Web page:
» A few injury notes out of Thursday … Cornerback Ishmael Adams left the field yesterday looking like he’d slightly sprained his ankle, and spent today’s practice on the exercise bike.
Senior running back Steve Manfro is heading back to Westwood to get checked out after being bothered by both his shoulder and his knee. He had surgery on the latter after tearing his ACL in September, and will very likely have a minor procedure to shave off part of the meniscus. He’ll probably be sidelined through San Bernardino, but it’s not considered a serious setback.
» Josh Rosen had all the first-team reps today, and it turned out to be one of his roughest practices as a Bruin. He looked like he was forcing some deep balls in a way he didn’t do too much in spring, throwing one interception and a few others that were nearly picked off.
If he does win the starting job, there’ll definitely be at least one game where mistakes like that snowball; UCLA can only hope that that comes early in the season.
“I think he’s pushing to get better and he has a good grasp of the day,” head coach Jim Mora said. Continue reading →
UCLA baseball assistant TJ Bruce has taken the head job at Nevada, becoming the latest member of John Savage’s growing coaching tree.
Bruce, who turned 33 in March, always seemed bound for a bigger opportunity. He had served as the Bruins’ infield coach for the past five years, as well as their hitting assistant. But one of his primary duties was recruiting coordinator, where he helped the program reel in three top-10 classes.
After UCLA won its first College World Series title in 2013, I asked Bruce what he had planned as a celebration. He was set to hit the recruiting trail the next day. Continue reading →
UCLA closer David Berg delivers against Mississippi State in the ninth inning of Game 1 of the College World Series on June 24, 2013. Berg earned his 24th save, setting a new NCAA single-season record. (Nati Harnik/AP)
A day after James Kaprielian became a first-round pick, two more UCLA pitchers were selected in the 2015 MLB Draft.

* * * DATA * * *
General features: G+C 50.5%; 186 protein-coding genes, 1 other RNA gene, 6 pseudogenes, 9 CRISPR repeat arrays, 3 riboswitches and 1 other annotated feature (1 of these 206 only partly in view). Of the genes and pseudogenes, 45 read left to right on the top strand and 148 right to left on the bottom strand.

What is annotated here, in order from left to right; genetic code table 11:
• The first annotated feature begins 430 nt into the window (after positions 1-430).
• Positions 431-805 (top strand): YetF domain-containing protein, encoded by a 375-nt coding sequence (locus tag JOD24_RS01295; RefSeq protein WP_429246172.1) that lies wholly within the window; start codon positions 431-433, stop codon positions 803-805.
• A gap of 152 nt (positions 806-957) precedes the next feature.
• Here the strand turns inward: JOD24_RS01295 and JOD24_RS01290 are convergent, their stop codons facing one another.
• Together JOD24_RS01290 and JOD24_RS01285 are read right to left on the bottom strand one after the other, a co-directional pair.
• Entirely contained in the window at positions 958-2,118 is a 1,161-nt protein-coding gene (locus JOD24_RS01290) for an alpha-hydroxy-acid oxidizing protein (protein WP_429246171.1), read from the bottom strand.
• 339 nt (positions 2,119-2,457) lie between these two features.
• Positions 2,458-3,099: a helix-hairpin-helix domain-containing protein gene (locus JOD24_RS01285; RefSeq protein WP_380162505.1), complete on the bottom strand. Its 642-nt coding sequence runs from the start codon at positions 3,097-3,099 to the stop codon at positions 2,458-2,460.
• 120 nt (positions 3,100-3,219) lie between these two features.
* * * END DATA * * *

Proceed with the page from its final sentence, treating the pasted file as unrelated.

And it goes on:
Relievers Cody Poteet and David Berg were drafted in the fourth and sixth round, respectively, joining the Miami Marlins and the Chicago Cubs. They are the latest professional products out of a college program that has become known for its pitching.
Berg, picked No. 173 overall by the Cubs, finished his career as arguably the best closer ever in collegiate baseball. Through four seasons as UCLA, the former walk-on set NCAA records in single-season saves (24 in 2013) and career appearances (175). He is the only Bruin to ever be named Pac-12 Pitcher of the Year twice, and was this year’s NCBWA District IX Player of the Year.
Drafted in the 17th round last season, the submariner returned for his senior season and registered a 0.68 ERA, third-best nationally. Last month, he paired with Kaprielian for the first no-hitter in school history.
“David Berg will go down as the best reliever in the history of the game,” UCLA coach John Savage said on June 1, after the Bruins’ season-ending loss to Maryland in the NCAA Regional. “That’s not an overstatement.” Continue reading →
James Kaprielian was taken by the New York Yankees as No. 16 overall in the MLB Draft, becoming the first UCLA baseball player to go in the first round since 2011.
On Monday, the 6-foot-4, 200-pound pitcher joined a club last entered by Gerrit Cole and Trevor Bauer, fellow right-handers who starred for the Bruins before going No. 1 and 3 overall four years ago. Cole actually helped convince Kaprielian to sign with UCLA.
UCLA coach John Savage said he noticed Kaprielian’s curveball the first time he saw him pitch as a high school sophomore, as well as a “good, physical, projectable body.” Continue reading →
For the second straight year, the No. 1 overall seed couldn’t make it out of the NCAA Regionals.
This year, UCLA baseball was the one that fell, following Oregon State as the second straight tournament favorite to bow out early. In an elimination game against Maryland, the Bruins couldn’t scratch together enough offense in a 2-1 loss.
Afterward, head coach John Savage sat at the press conference table next to senior closer David Berg — whom he called the best reliever in NCAA history — and redshirt junior shortstop Kevin Kramer. He took the time to thank both: “They made my job a lot easier.”
“The culture of UCLA baseball — it is clearly in a position that we’ve never seen it before,” Savage said. “The last, let’s call it six years, since 2010. … We’re very proud. We have very proud team members. We know what we need to accomplish. We still need to accomplish a lot more.”